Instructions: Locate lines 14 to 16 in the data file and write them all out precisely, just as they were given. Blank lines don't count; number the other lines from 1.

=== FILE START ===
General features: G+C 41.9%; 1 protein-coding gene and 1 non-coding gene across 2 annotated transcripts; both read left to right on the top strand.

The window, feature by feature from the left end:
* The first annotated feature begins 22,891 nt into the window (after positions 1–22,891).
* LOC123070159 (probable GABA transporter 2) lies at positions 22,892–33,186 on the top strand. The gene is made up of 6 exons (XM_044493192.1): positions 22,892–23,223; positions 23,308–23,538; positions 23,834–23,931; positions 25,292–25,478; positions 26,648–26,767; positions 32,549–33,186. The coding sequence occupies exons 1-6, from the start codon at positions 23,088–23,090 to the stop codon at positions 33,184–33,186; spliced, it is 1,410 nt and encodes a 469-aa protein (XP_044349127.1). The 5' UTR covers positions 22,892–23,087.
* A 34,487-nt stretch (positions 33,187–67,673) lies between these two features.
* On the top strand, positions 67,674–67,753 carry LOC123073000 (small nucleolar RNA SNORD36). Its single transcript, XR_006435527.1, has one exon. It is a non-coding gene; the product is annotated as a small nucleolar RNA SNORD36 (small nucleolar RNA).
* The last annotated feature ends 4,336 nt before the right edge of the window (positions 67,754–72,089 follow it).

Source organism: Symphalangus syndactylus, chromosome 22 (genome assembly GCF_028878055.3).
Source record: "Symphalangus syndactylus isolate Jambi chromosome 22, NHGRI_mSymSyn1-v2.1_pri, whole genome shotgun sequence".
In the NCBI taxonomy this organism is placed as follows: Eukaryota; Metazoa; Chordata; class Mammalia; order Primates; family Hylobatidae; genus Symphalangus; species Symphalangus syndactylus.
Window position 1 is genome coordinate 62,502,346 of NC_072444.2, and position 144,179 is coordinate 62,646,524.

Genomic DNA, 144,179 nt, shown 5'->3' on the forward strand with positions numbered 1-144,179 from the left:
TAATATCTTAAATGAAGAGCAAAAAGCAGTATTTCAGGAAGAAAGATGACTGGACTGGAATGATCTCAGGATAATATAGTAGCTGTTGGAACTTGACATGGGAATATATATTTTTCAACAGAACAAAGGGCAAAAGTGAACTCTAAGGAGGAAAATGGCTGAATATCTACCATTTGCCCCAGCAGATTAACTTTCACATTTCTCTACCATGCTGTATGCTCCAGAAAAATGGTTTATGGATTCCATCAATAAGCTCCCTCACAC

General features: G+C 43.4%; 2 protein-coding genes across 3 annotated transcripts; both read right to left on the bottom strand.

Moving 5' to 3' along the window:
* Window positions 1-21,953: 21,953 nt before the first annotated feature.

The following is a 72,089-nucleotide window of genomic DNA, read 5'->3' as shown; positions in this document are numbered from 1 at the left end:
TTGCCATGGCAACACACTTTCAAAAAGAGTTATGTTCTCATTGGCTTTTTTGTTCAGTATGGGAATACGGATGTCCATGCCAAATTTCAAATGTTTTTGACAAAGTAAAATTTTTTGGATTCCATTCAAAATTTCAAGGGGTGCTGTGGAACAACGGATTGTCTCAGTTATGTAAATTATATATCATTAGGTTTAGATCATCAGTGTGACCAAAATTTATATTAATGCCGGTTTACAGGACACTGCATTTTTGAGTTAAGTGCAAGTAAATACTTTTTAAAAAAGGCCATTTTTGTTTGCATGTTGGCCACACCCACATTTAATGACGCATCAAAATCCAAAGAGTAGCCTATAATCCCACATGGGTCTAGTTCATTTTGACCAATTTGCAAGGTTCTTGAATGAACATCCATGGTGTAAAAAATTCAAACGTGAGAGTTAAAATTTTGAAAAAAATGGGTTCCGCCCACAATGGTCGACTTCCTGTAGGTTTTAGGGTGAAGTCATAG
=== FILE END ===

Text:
General features: G+C 43.4%; 2 protein-coding genes across 3 annotated transcripts; both read right to left on the bottom strand.

Moving 5' to 3' along the window:
* Window positions 1-21,953: 21,953 nt before the first annotated feature.